An extendable class for Web Elements, modules and components
This library allows you standardize each module-like Element throughout your single-page web application. A module can essentially be anything, but it usually represents an independent component (like a modal, or a carousel for example).
The idea behind this library is to provide a common interface between all the modules you may want to use on your site. Which all means less code, less work, and less things to unit test.
Each module that you have on your site/app will generally be tied to an HTML/DOM element on the page, which you pass to the Module class to create an instance. Then you'll have access to all the helpful methods below. For our example, we'll use an element that represents our modal container (assuming there is already an element in the DOM with the id of "modal-container").
let modalContainer = documentgetElementById'modal-container';let modalModule = modalContainerstyles: ''template: ''data: ''loadedClass: 'modal-loaded';
Once your instance is created, you can call the built-in methods on it. For instance, calling load()
on the Modal instance (demonstrated below) will load module along with its template, styles, and even fetch the module's data using the
options we've specified above. Once loaded, it will also add the
loadedClass specified to the module's
// load the modulemodalInstanceload;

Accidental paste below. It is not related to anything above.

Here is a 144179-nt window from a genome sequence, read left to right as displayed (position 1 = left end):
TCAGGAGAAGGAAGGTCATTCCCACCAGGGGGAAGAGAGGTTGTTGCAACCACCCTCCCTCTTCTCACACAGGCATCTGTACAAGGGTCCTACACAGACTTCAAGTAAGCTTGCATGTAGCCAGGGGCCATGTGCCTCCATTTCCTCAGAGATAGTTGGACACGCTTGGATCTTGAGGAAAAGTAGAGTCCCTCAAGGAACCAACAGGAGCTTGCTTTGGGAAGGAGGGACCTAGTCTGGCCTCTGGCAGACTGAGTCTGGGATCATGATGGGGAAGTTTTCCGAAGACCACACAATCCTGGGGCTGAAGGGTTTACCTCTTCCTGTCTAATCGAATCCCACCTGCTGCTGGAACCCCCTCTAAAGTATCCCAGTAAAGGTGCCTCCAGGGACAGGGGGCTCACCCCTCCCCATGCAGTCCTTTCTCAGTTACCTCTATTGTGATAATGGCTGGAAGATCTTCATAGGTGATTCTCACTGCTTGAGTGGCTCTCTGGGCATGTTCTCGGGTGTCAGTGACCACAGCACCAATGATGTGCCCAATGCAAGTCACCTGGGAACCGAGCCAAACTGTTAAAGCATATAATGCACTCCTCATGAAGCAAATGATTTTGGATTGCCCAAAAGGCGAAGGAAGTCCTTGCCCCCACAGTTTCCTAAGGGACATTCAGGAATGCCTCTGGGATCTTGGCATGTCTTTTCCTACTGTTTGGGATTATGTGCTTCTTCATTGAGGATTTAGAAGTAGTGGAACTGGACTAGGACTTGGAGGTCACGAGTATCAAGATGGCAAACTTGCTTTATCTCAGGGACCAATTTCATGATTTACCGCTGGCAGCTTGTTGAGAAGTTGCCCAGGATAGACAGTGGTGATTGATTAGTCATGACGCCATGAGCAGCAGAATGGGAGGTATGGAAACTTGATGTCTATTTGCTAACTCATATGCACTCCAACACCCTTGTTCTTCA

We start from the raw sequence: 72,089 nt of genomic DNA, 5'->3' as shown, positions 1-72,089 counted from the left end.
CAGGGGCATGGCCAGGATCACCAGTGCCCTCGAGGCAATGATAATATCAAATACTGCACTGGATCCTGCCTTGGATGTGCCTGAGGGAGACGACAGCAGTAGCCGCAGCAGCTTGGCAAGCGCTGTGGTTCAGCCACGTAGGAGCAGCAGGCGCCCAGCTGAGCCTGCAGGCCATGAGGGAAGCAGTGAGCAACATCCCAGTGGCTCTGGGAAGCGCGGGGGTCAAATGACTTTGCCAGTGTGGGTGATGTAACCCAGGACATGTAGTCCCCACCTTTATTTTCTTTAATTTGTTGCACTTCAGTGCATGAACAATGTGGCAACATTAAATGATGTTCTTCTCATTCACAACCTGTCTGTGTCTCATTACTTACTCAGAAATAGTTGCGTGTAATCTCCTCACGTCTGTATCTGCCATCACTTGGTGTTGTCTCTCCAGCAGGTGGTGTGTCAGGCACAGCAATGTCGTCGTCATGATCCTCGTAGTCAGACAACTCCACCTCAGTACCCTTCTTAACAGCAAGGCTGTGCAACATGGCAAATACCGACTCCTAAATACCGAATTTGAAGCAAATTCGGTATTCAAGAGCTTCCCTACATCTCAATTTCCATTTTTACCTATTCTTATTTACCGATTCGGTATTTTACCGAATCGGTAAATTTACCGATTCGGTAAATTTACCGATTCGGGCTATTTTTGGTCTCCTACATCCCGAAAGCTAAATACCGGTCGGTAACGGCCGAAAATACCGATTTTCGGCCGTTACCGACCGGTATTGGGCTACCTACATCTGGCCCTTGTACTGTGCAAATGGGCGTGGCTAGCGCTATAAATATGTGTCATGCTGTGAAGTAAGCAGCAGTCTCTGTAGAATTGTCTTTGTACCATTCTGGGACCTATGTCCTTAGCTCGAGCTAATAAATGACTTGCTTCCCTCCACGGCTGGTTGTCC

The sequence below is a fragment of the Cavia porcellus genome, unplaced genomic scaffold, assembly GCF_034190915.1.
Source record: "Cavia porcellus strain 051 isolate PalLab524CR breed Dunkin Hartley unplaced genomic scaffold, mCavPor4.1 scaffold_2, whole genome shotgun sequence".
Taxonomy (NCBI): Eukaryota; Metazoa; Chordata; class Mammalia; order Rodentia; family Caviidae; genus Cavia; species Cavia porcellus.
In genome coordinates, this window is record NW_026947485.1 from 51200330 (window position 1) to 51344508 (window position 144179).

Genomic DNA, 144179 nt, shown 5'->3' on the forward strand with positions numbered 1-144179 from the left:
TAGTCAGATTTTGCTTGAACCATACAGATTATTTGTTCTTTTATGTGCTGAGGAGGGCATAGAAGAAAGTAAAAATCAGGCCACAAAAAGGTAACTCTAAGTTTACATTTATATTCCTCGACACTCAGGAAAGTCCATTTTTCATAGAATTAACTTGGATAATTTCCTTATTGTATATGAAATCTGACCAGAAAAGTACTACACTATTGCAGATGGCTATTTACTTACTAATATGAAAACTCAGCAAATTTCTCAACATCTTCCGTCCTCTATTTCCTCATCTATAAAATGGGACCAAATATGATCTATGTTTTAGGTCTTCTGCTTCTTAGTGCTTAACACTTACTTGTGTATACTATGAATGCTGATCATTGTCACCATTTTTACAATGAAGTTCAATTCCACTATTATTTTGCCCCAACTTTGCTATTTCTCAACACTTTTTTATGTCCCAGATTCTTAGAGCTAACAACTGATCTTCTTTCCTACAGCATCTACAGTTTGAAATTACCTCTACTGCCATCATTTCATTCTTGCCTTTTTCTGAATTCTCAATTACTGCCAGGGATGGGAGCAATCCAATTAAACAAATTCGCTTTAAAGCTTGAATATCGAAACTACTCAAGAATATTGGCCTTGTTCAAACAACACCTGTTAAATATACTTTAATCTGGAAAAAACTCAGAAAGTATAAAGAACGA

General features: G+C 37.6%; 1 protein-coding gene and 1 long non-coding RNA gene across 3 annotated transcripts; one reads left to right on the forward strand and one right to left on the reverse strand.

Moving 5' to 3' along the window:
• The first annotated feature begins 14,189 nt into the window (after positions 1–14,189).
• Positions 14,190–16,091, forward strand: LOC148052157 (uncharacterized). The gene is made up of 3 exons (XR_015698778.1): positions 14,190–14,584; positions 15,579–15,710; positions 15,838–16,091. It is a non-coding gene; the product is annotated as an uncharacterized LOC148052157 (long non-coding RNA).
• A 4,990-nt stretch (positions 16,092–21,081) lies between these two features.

NOTE: since a handlebars file was used as the
template option above, calling
load will inject the data JSON response
from the `data`` url specified into the handlebars file.
Out of the box, the Module class will provide a few helpful methods. But the real power comes when you begin to have your components extend it with their own custom implementations. From there, you can override the default abstract methods to add logic that is custom to each specific module. Here is an example of how to create a Modal class that extends the module class and has custom loading functionality.
class MyCustomModule extends Moduleload// do some custom stuff before loadreturn superloadthen =>// do some custom stuff after load;
As you can see above, you can overridethe load method of the parent Module class and call it whenever you want. We recommend
that you call the Module class's method via
super when overriding any of the methods to ensure you get all internal functionality.
When instantiating a module, you can pass it options:
let modalContainer = documentgetElementById'modal-container';let modalModule = modalContainerstyles: ''template: ''data: ''loadedClass: 'modal-loaded'activeClass: 'modal-shown'disabledClass: 'modal-disabled'errorClass: 'modal-has-error';
||Array/String||Array of stylesheet urls to be loaded (or single url string)|
||Object/String||The url to the data or the data object that should be loaded into the module's
||Object||The set of request options that will be passed to the fetch call when fetching data|
||String||The CSS class that will be applied to the module element when it is loaded|
||String||The CSS class that will be applied to the module element when it is shown|
||String||The CSS class that will be applied to the module element when it is disabled|
||String||The CSS class that will be applied to the module when error occurs|
||Function||A function that fires when module is loaded|
||Function||A function that fires when module is shown|
||Function||A function that fires when module is hidden|
||Function||A function that fires when module is enabled|
||Function||A function that fires when module is disabled|
Your module will get some useful methods whenever an instance of it is created.
Your module instance will have a .load() method when it is instantiated. When called, it will load all templates, styles,
and data passed into the options above, apply your module's